On a usual workday (that it, when there isn’t two feet of snow on the ground) I have a ten-minute walk from my Orange Line station to my client’s facility on Massachusetts Avenue, N.W. It’s a wedge-shaped merger of two buildings bounded by Mount Vernon Square and K Street. If the weather is bad, I can transfer to the Red Line to get to Gallery Place, and save myself some exposure to the wet, but most days are pleasant enough that the transfer isn’t worth the wait.
Google Maps draws the usual path I take, but since I need to make a diagonal across the grid, I actually have a variety of paths to choose from. And my usual strategy is to start walking north, past the sinister looking buildings that house the Voice of America, and past the doorman at the Marriott who is out in all weathers. When I get to an intersection, if the light is in my favor, I cross the street, and if it’s not, I turn (or cross in the other direction). This means that I don’t spend much time at all waiting for lights, and that I end up taking a few different paths over the course of the week. So sometimes I follow H Street all the way down to 7th; sometimes I cut across the frozen steppes of the parking lot on the old convention center site (don’t be fooled by the building outline on the Google Map). Returning in the evening, I follow the same strategy, so some days I’m just retracing my steps, and others I’m all the way down on G Street past the collection of colorful characters hanging out in front of the public library. Evenings I often see the wait staff at Bibiana seated in the dining room for a brief confab before the dinner rush—this is often the only spot where I have to wait for a light change.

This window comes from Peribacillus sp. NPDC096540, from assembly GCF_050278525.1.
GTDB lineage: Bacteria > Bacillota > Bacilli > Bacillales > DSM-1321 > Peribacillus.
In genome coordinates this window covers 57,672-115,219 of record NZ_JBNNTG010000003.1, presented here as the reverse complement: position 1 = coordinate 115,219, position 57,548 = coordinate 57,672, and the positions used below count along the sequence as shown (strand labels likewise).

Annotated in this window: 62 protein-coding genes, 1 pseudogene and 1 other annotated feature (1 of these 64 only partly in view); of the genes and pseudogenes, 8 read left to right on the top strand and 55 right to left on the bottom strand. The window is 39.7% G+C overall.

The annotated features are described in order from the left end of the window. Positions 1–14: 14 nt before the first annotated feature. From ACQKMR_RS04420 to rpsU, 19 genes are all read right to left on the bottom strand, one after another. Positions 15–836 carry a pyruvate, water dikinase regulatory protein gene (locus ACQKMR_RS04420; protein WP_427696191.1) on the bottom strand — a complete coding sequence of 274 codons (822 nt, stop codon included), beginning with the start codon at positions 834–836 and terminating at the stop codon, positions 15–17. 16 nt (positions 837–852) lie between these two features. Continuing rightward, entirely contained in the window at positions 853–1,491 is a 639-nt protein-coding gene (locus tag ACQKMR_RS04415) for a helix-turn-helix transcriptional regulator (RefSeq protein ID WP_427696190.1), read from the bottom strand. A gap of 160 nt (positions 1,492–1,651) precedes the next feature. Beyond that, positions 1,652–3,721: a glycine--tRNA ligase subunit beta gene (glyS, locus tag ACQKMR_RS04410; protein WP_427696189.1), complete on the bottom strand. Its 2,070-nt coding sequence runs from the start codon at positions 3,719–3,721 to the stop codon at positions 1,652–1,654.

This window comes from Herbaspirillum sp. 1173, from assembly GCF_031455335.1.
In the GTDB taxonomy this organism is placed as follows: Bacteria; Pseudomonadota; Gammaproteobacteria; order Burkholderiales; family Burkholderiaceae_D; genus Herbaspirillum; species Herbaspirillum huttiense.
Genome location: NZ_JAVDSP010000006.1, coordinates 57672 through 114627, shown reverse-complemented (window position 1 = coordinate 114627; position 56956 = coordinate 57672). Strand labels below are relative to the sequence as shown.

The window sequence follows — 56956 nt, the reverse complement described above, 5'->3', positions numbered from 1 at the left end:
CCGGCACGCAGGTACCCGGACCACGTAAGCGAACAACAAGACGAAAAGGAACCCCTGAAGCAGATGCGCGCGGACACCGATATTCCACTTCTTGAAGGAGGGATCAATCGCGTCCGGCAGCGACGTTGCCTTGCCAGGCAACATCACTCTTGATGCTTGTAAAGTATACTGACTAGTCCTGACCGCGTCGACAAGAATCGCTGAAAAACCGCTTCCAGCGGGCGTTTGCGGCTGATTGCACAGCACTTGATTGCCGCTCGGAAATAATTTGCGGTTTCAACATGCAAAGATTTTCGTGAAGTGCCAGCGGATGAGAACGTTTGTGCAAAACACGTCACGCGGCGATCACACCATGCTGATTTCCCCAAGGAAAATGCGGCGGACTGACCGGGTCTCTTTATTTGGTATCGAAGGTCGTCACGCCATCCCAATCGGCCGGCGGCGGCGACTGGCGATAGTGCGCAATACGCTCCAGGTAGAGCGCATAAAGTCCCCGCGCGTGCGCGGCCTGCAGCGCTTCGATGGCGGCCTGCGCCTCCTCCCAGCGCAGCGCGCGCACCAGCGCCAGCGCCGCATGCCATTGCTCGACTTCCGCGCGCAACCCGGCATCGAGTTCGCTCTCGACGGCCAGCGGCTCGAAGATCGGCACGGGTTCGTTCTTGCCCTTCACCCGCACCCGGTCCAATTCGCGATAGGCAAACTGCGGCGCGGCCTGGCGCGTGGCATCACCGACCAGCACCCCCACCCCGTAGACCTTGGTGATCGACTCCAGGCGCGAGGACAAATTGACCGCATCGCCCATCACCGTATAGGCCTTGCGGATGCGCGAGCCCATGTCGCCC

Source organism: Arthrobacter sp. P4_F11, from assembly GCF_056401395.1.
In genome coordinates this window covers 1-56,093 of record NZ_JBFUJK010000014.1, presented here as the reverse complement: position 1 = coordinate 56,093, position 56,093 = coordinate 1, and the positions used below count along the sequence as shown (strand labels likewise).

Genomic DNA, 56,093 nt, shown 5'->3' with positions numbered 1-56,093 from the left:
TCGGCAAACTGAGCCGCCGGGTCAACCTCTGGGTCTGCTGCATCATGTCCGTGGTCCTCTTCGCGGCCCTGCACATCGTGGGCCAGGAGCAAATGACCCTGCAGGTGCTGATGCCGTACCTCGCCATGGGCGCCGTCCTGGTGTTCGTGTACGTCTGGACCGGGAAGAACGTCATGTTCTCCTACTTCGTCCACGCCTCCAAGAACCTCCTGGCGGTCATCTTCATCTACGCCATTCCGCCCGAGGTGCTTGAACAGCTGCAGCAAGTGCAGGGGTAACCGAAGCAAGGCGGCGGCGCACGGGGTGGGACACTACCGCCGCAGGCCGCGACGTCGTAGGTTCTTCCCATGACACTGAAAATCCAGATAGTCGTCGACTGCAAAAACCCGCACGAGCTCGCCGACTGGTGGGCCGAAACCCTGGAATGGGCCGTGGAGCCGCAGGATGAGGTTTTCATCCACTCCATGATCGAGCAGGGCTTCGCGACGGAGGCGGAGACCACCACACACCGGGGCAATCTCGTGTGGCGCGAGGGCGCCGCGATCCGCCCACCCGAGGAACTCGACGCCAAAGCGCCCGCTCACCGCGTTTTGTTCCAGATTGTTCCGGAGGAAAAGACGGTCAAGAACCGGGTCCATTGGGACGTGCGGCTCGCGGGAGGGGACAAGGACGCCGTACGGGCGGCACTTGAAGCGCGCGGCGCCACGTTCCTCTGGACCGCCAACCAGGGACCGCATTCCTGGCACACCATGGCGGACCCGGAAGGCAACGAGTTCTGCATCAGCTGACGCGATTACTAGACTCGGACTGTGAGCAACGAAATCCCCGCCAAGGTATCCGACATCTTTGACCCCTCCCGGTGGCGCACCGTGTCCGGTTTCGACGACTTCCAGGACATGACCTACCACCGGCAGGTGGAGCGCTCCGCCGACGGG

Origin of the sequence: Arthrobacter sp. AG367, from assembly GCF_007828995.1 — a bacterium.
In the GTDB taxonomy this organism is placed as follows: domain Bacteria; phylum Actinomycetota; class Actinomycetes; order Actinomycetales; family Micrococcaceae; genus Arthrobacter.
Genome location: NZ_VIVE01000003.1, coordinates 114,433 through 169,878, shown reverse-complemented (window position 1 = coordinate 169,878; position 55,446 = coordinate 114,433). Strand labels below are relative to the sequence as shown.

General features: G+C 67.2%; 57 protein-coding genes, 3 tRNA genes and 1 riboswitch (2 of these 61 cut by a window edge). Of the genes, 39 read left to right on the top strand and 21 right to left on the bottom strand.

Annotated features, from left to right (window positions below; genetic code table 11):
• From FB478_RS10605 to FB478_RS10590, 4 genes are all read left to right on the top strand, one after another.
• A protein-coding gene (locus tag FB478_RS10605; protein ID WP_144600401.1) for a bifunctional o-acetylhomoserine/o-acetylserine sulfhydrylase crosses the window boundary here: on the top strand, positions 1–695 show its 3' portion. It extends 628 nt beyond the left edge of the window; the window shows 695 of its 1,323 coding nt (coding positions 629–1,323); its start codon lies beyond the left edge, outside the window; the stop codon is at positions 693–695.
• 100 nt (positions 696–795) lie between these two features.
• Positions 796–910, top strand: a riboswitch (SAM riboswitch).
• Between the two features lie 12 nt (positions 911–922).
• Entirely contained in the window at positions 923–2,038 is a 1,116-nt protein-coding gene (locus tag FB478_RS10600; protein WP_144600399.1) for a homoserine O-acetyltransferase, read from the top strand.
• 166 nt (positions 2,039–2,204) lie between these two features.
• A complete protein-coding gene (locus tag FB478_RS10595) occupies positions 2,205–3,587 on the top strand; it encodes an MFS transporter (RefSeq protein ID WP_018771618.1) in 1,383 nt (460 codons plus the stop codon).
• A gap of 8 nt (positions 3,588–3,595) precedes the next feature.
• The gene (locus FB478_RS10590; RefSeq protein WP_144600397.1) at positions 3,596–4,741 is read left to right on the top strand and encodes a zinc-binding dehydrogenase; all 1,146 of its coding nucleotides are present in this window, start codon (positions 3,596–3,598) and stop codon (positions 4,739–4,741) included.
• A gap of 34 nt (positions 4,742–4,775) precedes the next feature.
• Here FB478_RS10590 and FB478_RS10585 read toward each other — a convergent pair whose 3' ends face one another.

There are just a couple of path segments I avoid. I find that morning crossings of 9th Street on the south side of the intersection (the downstream side, if you will) are extra dangerous: I’ve nearly been hit a couple of times by drivers zipping through a left turn into 9th. (Frankly, walking anywhere near Mount Vernon Square can be risky: I see drivers snapping off illegal rush hour left turns at 7th and Massachusetts nearly every day.) And there’s too much evening foot traffic on the blocks of 7th north of the Metro station, so I almost always slide around that.
If I feel like stopping at Starbucks on the way in, I have options: there are at least four within the 12th/New York/K/7th/G pentangle, including one in the brutish superblock of Techworld Plaza.
But the best part of my commute is the countdown walk signals at every corner. A signal that’s showing 20 seconds of green in the crossing direction, for instance, tells me I shouldn’t wait for the change, but should continue down the block. But if it’s only 3 or 4 seconds, I’ll wait. Something I’ve become more scrupulous about is not starting to cross once the red hand comes up. I have found that the D.C. signals are well-calibrated to intersection sizes, and if the hand is up, I need to move fast to get across before the change. The thing is, the street is full of drivers trying to squeeze their crossings in before the light changes, too. And if I’m running across and not watching out for them, I’m going to get pancaked one day.